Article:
One of the key questions raised by the advent of the ‘gig economy’ is how participants in that economy will obtain critical benefits like health care, unemployment insurance, and retirement savings outside of a traditional employer-employee relationship. Ridesharing platforms Uber and Lyft maintain that their drivers are independent contractors and have fought to keep them from being reclassified as employees, which these companies fear would wreak havoc on their business models by requiring them to provide unemployment benefits, paid vacations, regular work hours, and so forth. Gig economy platforms argue that the people who use them for work enjoy a level of freedom and flexibility that they could not maintain as employees, so everybody wins from the independent contractor model. Since gig economy workers look a lot like employees, but not exactly, some economists have proposed that a new type of classification is needed to account for this type of work.
In the meantime, some gig economy platforms have experimented with ways to provide their user-contractor-employees with benefits without breaking their business models: Last August, Uber piloted a retirement savings program for drivers, and Care.com is trying out a peer-to-peer platform that allows customers who hire caregivers through the platform to contribute to their caregiver’s benefits, much like a traditional employer would. Other companies say they would like to provide benefits to their contractors but don’t, because doing so would risk having them reclassified as employees.
New York State has been trying to develop a legislative solution to this quandary since last year, working from a draft bill circulated by the online home-cleaning company Handy that would establish a model for gig economy workers to receive portable benefits while remaining independent contractors under state law. At the New York Employment Attorneys Blog last month, Harman Firm attorney Edgar M. Rivera explained how the bill would work:
[Handy’s] draft bill establishes a program whereby participating gig-economy companies would pay the equivalent of 2.5% of workers’ income into individual health savings accounts. Handy’s cleaners in New York earn approximately $20 an hour and work, on average, 10 hours a week. A 2.5% health stipend deposited into an individual account would amount to about $800 a year for a Handy worker earning $33,000—less than one third of the cost of an individual silver plan on the New York State health insurance market, according to the Kaiser Family Foundation. In return, workers who enter into the program accept their classification as nonemployees, which proscribes them from suing for benefits like overtime pay, joining unions to collectively bargain for better benefits, and receiving mandatory employer payroll contributions, like Social Security and Medicare.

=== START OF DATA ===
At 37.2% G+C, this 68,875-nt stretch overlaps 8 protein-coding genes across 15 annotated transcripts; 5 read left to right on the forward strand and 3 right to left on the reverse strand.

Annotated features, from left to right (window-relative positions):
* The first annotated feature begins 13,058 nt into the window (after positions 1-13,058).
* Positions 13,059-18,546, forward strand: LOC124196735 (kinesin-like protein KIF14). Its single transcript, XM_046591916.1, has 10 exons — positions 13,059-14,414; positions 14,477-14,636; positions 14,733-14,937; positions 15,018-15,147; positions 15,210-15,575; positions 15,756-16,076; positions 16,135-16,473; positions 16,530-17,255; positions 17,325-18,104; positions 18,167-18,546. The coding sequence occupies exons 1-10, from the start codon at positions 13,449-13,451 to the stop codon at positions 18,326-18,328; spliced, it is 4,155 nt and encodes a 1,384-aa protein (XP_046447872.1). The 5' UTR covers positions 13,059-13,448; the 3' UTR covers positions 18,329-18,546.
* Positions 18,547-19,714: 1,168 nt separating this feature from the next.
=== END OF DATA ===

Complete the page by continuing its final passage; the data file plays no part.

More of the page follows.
The projected health stipends from the plan’s portable benefit funds are significantly less than what workers might receive as actual employees.
The proposal is unsurprisingly controversial within the organized labor community, but the state senator backing the legislation is herself a former union official, and labor leaders recognize that something has to be done to account for the unique circumstances of these workers, Josh Eidelson reports at Bloomberg Businessweek:
State Senator Diane Savino, a former union official who plans to introduce the legislation this month with the assembly’s majority leader, says both labor and management stand to gain. … To help it make the case in Albany, where organized labor is still influential, Handy has engaged Bradley Tusk, an informal Uber adviser who managed Michael Bloomberg’s 2009 mayoral campaign, and Andy Stern, the former president of the Service Employees International Union who now advises companies including Airbnb.
Tusk says unions should make a deal with the tech industry in New York to avoid less favorable changes likely to come from a Republican-controlled Washington. Stern says they should look at the bill as a way to start finding new roles, such as administering the kind of benefit funds it outlines, or working with businesses to create groups that represent contractors without collective bargaining rights, like the Uber-funded guild the company formed last year with the International Association of Machinists and Aerospace Workers. “There’s an existential threat,” says Stern. “If that doesn’t motivate them to find new ways of representing workers, then you can invite me to the funeral.”
Of course, not everyone is convinced that this legislation is the right way to solve the problem. Writing at the Village Voice, Cole Stangler hears from some labor leaders who see the bill as a loss for workers:
“This bill is pure capitulation,” says Bhairavi Desai, founder and executive director of the Taxi Workers Alliance. “Companies, whether it’s Uber or Handy, they’re not looking to make concessions. They’re looking to have labor capitulate and have politicians lay down that framework for capitulation.”
Desai says the bill offers companies valuable ammo to defend themselves against costly misclassification lawsuits. As she points out, the question of whether people who work for apps are employees is far from settled. Former workers have filed dozens of lawsuits against app-based companies to that effect, asking for millions in unpaid wages.